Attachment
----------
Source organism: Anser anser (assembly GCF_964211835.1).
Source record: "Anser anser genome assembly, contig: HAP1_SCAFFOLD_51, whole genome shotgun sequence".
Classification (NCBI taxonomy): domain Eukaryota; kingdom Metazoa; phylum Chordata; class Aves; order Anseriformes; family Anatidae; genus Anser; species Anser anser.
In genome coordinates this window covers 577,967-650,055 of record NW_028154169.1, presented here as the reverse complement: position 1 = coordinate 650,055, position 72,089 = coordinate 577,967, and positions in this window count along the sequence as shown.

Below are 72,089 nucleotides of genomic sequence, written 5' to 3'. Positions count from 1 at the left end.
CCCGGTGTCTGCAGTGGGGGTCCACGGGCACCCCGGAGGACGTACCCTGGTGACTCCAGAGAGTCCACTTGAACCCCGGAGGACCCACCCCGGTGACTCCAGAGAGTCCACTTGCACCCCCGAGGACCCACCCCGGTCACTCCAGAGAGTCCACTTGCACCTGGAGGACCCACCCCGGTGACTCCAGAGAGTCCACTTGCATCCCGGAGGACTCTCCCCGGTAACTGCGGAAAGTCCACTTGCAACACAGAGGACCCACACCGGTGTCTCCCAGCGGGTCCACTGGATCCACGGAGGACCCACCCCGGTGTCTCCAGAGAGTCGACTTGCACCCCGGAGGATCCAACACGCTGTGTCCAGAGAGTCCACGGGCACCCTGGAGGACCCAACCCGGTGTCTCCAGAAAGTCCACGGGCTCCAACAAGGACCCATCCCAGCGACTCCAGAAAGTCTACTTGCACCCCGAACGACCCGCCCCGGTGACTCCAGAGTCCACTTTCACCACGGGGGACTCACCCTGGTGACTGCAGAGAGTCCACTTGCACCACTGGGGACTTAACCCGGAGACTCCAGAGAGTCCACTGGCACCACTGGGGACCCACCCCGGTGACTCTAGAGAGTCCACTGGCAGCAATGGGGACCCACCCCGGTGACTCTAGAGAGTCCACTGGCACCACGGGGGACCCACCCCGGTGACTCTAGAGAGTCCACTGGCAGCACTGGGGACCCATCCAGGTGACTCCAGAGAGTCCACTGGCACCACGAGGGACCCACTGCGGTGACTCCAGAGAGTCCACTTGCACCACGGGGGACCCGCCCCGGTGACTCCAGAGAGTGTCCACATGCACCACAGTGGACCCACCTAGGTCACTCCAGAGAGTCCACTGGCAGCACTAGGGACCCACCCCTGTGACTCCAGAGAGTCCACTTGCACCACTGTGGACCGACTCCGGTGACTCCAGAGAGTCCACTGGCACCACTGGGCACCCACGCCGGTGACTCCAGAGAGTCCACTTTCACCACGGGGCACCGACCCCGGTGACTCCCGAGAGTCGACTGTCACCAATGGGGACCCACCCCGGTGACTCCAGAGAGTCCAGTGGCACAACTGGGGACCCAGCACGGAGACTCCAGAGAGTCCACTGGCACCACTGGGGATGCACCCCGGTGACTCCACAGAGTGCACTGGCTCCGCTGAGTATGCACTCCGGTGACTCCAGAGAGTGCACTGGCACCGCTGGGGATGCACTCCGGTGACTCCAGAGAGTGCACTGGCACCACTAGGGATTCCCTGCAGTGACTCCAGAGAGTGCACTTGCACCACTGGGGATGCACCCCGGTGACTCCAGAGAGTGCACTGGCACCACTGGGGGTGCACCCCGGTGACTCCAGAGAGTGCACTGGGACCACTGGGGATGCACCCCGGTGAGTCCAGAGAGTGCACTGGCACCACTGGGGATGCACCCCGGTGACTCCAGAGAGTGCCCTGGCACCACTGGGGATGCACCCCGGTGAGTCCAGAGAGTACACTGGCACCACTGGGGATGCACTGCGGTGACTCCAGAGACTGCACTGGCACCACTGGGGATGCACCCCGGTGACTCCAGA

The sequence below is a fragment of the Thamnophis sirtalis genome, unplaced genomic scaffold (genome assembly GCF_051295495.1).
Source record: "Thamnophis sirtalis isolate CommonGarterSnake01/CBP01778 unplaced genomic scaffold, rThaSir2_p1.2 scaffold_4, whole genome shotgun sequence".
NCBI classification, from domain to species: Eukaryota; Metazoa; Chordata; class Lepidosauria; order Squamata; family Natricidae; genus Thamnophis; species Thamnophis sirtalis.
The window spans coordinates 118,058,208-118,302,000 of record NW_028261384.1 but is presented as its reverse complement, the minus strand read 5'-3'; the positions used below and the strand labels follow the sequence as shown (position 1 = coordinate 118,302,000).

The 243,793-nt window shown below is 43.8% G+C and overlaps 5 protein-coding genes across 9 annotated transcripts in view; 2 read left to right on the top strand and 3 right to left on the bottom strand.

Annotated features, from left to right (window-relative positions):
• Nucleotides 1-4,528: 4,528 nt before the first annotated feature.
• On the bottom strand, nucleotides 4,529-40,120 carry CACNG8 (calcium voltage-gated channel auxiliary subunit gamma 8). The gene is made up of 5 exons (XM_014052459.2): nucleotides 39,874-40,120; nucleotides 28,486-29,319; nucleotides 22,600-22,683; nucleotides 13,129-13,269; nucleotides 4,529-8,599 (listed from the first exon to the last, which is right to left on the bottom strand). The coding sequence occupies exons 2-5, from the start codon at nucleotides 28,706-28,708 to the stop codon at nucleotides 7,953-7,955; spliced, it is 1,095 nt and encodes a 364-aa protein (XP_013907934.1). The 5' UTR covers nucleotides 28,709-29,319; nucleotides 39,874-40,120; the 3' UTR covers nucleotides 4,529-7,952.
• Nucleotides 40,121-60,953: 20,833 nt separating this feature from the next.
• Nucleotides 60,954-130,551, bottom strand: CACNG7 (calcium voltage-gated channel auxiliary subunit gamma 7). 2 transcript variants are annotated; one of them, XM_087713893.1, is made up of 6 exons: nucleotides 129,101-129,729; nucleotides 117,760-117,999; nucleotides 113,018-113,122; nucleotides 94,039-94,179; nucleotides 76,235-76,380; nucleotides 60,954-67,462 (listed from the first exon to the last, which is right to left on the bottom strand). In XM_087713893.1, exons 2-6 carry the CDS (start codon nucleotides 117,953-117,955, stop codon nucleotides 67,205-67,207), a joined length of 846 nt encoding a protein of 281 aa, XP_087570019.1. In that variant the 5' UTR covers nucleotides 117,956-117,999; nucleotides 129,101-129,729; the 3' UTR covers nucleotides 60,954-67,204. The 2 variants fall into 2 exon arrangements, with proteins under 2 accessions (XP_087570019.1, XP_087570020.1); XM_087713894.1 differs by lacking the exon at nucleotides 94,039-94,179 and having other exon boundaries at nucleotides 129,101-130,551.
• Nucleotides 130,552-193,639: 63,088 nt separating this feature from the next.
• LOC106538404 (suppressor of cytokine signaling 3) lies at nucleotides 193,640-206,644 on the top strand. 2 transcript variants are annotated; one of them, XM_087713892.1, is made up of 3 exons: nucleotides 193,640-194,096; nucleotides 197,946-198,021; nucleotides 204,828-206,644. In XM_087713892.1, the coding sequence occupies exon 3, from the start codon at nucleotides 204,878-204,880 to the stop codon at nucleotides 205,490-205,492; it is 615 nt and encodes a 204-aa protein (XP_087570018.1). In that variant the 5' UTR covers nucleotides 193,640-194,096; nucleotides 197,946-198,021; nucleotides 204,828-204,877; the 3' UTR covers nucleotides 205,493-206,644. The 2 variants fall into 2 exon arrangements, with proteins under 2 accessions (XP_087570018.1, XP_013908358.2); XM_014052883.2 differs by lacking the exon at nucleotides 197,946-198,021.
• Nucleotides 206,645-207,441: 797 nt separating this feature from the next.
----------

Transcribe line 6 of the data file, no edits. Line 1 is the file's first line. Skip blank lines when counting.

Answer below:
CCCGGTGTCTGCAGTGGGGGTCCACGGGCACCCCGGAGGACGTACCCTGGTGACTCCAGAGAGTCCACTTGAACCCCGGAGGACCCACCCCGGTGACTCCAGAGAGTCCACTTGCACCCCCGAGGACCCACCCCGGTCACTCCAGAGAGTCCACTTGCACCTGGAGGACCCACCCCGGTGACTCCAGAGAGTCCACTTGCATCCCGGAGGACTCTCCCCGGTAACTGCGGAAAGTCCACTTGCAACACAGAGGACCCACACCGGTGTCTCCCAGCGGGTCCACTGGATCCACGGAGGACCCACCCCGGTGTCTCCAGAGAGTCGACTTGCACCCCGGAGGATCCAACACGCTGTGTCCAGAGAGTCCACGGGCACCCTGGAGGACCCAACCCGGTGTCTCCAGAAAGTCCACGGGCTCCAACAAGGACCCATCCCAGCGACTCCAGAAAGTCTACTTGCACCCCGAACGACCCGCCCCGGTGACTCCAGAGTCCACTTTCACCACGGGGGACTCACCCTGGTGACTGCAGAGAGTCCACTTGCACCACTGGGGACTTAACCCGGAGACTCCAGAGAGTCCACTGGCACCACTGGGGACCCACCCCGGTGACTCTAGAGAGTCCACTGGCAGCAATGGGGACCCACCCCGGTGACTCTAGAGAGTCCACTGGCACCACGGGGGACCCACCCCGGTGACTCTAGAGAGTCCACTGGCAGCACTGGGGACCCATCCAGGTGACTCCAGAGAGTCCACTGGCACCACGAGGGACCCACTGCGGTGACTCCAGAGAGTCCACTTGCACCACGGGGGACCCGCCCCGGTGACTCCAGAGAGTGTCCACATGCACCACAGTGGACCCACCTAGGTCACTCCAGAGAGTCCACTGGCAGCACTAGGGACCCACCCCTGTGACTCCAGAGAGTCCACTTGCACCACTGTGGACCGACTCCGGTGACTCCAGAGAGTCCACTGGCACCACTGGGCACCCACGCCGGTGACTCCAGAGAGTCCACTTTCACCACGGGGCACCGACCCCGGTGACTCCCGAGAGTCGACTGTCACCAATGGGGACCCACCCCGGTGACTCCAGAGAGTCCAGTGGCACAACTGGGGACCCAGCACGGAGACTCCAGAGAGTCCACTGGCACCACTGGGGATGCACCCCGGTGACTCCACAGAGTGCACTGGCTCCGCTGAGTATGCACTCCGGTGACTCCAGAGAGTGCACTGGCACCGCTGGGGATGCACTCCGGTGACTCCAGAGAGTGCACTGGCACCACTAGGGATTCCCTGCAGTGACTCCAGAGAGTGCACTTGCACCACTGGGGATGCACCCCGGTGACTCCAGAGAGTGCACTGGCACCACTGGGGGTGCACCCCGGTGACTCCAGAGAGTGCACTGGGACCACTGGGGATGCACCCCGGTGAGTCCAGAGAGTGCACTGGCACCACTGGGGATGCACCCCGGTGACTCCAGAGAGTGCCCTGGCACCACTGGGGATGCACCCCGGTGAGTCCAGAGAGTACACTGGCACCACTGGGGATGCACTGCGGTGACTCCAGAGACTGCACTGGCACCACTGGGGATGCACCCCGGTGACTCCAGA